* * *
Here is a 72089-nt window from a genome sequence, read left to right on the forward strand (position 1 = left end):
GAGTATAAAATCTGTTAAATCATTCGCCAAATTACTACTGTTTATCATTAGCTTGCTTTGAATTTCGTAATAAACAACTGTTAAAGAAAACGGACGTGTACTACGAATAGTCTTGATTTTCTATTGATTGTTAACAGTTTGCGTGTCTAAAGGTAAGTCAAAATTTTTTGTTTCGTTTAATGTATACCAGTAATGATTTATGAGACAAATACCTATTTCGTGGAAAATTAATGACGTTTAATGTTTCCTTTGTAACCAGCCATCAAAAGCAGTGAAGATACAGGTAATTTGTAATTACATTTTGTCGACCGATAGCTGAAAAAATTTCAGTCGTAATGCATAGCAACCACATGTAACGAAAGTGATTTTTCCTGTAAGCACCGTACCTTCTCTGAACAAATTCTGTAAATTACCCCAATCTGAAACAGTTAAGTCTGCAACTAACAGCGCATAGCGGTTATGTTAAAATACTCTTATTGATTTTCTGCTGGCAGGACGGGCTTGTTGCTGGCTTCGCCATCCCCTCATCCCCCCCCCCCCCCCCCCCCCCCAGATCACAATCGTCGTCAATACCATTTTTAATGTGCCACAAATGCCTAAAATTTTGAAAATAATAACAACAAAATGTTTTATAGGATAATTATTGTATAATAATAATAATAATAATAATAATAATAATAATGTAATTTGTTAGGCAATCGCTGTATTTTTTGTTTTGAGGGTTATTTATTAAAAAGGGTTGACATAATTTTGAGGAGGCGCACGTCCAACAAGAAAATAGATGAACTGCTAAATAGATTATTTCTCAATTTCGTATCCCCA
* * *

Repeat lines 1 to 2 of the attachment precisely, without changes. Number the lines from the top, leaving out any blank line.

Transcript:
Here is a 72089-nt window from a genome sequence, read left to right on the forward strand (position 1 = left end):
GAGTATAAAATCTGTTAAATCATTCGCCAAATTACTACTGTTTATCATTAGCTTGCTTTGAATTTCGTAATAAACAACTGTTAAAGAAAACGGACGTGTACTACGAATAGTCTTGATTTTCTATTGATTGTTAACAGTTTGCGTGTCTAAAGGTAAGTCAAAATTTTTTGTTTCGTTTAATGTATACCAGTAATGATTTATGAGACAAATACCTATTTCGTGGAAAATTAATGACGTTTAATGTTTCCTTTGTAACCAGCCATCAAAAGCAGTGAAGATACAGGTAATTTGTAATTACATTTTGTCGACCGATAGCTGAAAAAATTTCAGTCGTAATGCATAGCAACCACATGTAACGAAAGTGATTTTTCCTGTAAGCACCGTACCTTCTCTGAACAAATTCTGTAAATTACCCCAATCTGAAACAGTTAAGTCTGCAACTAACAGCGCATAGCGGTTATGTTAAAATACTCTTATTGATTTTCTGCTGGCAGGACGGGCTTGTTGCTGGCTTCGCCATCCCCTCATCCCCCCCCCCCCCCCCCCCCCCCAGATCACAATCGTCGTCAATACCATTTTTAATGTGCCACAAATGCCTAAAATTTTGAAAATAATAACAACAAAATGTTTTATAGGATAATTATTGTATAATAATAATAATAATAATAATAATAATAATAATGTAATTTGTTAGGCAATCGCTGTATTTTTTGTTTTGAGGGTTATTTATTAAAAAGGGTTGACATAATTTTGAGGAGGCGCACGTCCAACAAGAAAATAGATGAACTGCTAAATAGATTATTTCTCAATTTCGTATCCCCA